mardi 30 septembre 2008
The story is told in alternating chapters between Madame Renée Michel, the concierge at no 7 rue de Grenelle and Paloma Josse, the precocious daughter of one of the bourgeois families of the building. Renée hides a fierce intelligence, love of literature (notably of Leo Tolstoy) and love of Japanese culture. But, she is forced such shining facets of her personality under the veneer of what the French have come to expect from a concierge—stupid, old, ugly and sour. She only has her friend Manuela, to relieve the tedium and penury of her existence. Paloma on the other hand, is an extremely intelligent (in her own words) young girl who is disillusioned by her family and their privileged, if pointless, way of life and as such has decided to end her existence in a fiery blaze on her 13th birthday. Each seem set on their respective course till an elegant Japanese gentleman comes to live in their building. From such a random occurrence their collective lives change as they discover that there is more to the other than meets the eye.
I have to admit that my main problem with the book was its basic premise that a person, deemed lowly in social station, could not possibly be more than what society thinks the person should be. This book assumes that its (French) readers would take it as a matter of course that a concierge would be lacking intelligence and culture. Even worse was the way it was repeated all throughout the text. Barberry takes pains to drive home the lowliness of Renee’s station every so often that it jars the reader from the text. It was quite disturbing for me, but perhaps as an Anglophone reader, there is a cultural context here that I am missing. The fact that the whole story hinges on this presumption undermines what Barberry set out to do—which in essence is to write a meditative tale on philosophy, art and unlikely friendships. There are passages in the book that are quite lovely especially her philosophy musings on art and beauty and what these concepts mean to us. Or how beauty can be found in the most fleeting of moments. To wit, “the most noble concepts often emerge from the most coarse and commonplace things….Beauty is consonance [but] if you think about it at all seriously, esthetics is really nothing more than an initiation to the Way of Consonance, a sort of Way of the Samurai applied to the intuition of authentic forms. We all have knowledge of harmony, anchored deep within. It is this knowledge that enables us, at every instance, to apprehend quality in our lives and on the rare occasions when everything is in perfect harmony , to appreciate it with the apposite intensity. ..Those who feel inspired as I do by the greatness of small things will pursue them to the very heart of the inessential where, cloaked in everyday attire, this greatness will emerge from the certainty that all is as it should be, the conviction that it is fine this way.” Barberry is in her element when it comes to writing these parts of the book and to my mind, they are the best parts.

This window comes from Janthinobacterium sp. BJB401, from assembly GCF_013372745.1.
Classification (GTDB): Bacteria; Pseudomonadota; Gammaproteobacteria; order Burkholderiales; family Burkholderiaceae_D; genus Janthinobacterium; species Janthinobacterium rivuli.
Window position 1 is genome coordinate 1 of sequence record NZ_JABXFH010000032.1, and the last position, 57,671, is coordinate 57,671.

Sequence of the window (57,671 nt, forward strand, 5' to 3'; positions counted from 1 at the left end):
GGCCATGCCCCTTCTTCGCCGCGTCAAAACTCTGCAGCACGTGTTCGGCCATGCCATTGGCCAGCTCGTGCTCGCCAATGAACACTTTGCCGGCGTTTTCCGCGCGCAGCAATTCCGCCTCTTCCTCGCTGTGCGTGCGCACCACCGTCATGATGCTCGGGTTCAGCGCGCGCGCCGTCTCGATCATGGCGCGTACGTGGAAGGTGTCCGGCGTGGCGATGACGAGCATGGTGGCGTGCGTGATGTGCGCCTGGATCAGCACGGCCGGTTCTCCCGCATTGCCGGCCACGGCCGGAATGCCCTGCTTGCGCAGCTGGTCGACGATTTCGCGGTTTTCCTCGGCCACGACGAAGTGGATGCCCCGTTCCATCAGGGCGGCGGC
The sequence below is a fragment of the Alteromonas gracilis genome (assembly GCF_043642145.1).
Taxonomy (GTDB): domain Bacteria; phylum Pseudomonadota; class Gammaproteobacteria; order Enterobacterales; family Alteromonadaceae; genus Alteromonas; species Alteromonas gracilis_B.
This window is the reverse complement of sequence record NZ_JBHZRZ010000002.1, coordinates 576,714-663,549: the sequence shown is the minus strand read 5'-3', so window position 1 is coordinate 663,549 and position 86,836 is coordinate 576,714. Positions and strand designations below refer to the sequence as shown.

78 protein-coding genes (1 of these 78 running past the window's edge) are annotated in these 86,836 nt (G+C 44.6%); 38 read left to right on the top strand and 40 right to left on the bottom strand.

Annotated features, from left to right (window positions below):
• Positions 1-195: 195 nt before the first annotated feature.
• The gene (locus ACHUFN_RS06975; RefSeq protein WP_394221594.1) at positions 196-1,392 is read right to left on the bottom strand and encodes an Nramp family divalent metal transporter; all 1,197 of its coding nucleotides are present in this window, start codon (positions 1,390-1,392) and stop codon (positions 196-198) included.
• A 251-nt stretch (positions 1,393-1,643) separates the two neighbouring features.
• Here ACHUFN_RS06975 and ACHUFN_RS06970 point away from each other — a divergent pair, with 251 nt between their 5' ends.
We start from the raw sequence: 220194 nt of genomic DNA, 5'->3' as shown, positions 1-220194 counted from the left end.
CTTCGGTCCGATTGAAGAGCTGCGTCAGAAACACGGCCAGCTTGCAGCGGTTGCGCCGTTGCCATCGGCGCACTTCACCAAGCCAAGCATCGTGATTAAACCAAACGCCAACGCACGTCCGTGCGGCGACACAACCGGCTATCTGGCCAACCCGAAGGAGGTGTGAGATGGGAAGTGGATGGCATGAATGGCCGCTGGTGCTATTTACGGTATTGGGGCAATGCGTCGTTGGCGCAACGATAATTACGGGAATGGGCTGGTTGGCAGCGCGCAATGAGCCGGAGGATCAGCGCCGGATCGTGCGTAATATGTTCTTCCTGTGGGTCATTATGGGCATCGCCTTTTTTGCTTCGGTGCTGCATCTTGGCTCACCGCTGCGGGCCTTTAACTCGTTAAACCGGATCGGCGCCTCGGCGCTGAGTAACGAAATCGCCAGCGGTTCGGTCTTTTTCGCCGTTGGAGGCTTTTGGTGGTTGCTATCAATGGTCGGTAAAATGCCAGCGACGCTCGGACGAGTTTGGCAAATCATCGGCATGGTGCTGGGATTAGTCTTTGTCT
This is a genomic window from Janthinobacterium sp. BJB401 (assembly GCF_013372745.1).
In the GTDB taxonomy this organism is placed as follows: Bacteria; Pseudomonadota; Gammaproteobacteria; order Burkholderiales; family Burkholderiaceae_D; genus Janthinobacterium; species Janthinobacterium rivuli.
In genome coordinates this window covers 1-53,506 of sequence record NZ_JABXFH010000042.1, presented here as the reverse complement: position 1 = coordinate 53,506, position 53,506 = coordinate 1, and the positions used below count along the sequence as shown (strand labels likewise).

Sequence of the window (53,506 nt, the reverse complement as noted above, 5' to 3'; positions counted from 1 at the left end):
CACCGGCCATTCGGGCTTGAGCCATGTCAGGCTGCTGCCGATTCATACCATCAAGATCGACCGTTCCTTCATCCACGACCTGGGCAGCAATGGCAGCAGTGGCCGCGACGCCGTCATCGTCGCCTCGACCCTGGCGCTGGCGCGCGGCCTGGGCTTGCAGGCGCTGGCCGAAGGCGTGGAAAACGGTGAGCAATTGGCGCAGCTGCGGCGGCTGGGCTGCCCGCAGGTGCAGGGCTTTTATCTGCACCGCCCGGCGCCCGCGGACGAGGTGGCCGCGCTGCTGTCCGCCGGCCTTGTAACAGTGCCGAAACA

Read the Elegance of the Hedgehog if you want to have an insight into the French psyche with its deep and abiding interest in philosophical musings on art, beauty and truth.
samedi 27 septembre 2008
Brisinger by Christopher Paolini is the concluding volume to the Inheritance Cyle (Eragon and Eldest being the first two). Paolini had quite a memorable debut since Eragon was published when he was just 17. Pretty impressive and his book has since been turned into a movie! Brisinger promises to be another exciting addition to the fantasy genre.
jeudi 25 septembre 2008
Last night we were privileged to have the wonderful Amy Bloom with us at the RWB. We never tire of telling everyone that her book Away is one of our favorites and its true too. It was with great excitement that we asked Amy to come for a reading and luckily she accepted right away. In person, she is smart as a whip and despite her jet lag was witty and funny. I loved how the way she read Away gave an extra dimension to Lillian, its memorable heroine. And I’m glad that she didn’t kill her off because we learned that she actually contemplated killing Lillian while writing the novel. Lucky for us that her editor talked her out of it! Because we were a rather intimate group last night, we were able to have a good discussion with her. Our questions ranged from what inspires you to advice on the writing process. I thought it was really interesting how she made the distinction between sentimentality and romanticism. The line between the two is clearly a blurry one and a less skilled writer can’t or doesn’t always distinguish between the two. If you think about it, there are a great number of sentimental novels passing themselves off as romantic ones. What’s great about Amy’s work, whether in the short story form or the novel, is that she is able to cut out all the extraneous sentimentality to leave the bare bones of feeling in the stories that make them even more unforgettable. Before we closed our evening with her, we asked her who her favorite authors are and we were surprised (though I don’t know why it should be surprising) to learn that she is a great fan of mystery novels ,P.D. James and Ed Mcbain being some of them. I thought that was a nice segue into the next author to have a reading with us who just happens to be a great mystery writer!